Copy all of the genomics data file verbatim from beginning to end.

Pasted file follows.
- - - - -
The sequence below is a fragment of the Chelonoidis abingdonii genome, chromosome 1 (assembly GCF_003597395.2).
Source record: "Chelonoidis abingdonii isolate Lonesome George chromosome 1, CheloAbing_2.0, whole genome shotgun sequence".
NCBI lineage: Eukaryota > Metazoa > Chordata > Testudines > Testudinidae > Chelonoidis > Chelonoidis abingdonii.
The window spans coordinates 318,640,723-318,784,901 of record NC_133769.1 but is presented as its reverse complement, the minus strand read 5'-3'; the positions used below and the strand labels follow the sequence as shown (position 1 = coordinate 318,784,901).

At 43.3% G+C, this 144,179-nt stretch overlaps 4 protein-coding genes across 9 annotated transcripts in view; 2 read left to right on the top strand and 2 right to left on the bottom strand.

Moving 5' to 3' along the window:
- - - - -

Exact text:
The sequence below is a fragment of the Chelonoidis abingdonii genome, chromosome 1 (assembly GCF_003597395.2).
Source record: "Chelonoidis abingdonii isolate Lonesome George chromosome 1, CheloAbing_2.0, whole genome shotgun sequence".
NCBI lineage: Eukaryota > Metazoa > Chordata > Testudines > Testudinidae > Chelonoidis > Chelonoidis abingdonii.
The window spans coordinates 318,640,723-318,784,901 of record NC_133769.1 but is presented as its reverse complement, the minus strand read 5'-3'; the positions used below and the strand labels follow the sequence as shown (position 1 = coordinate 318,784,901).

At 43.3% G+C, this 144,179-nt stretch overlaps 4 protein-coding genes across 9 annotated transcripts in view; 2 read left to right on the top strand and 2 right to left on the bottom strand.

Moving 5' to 3' along the window: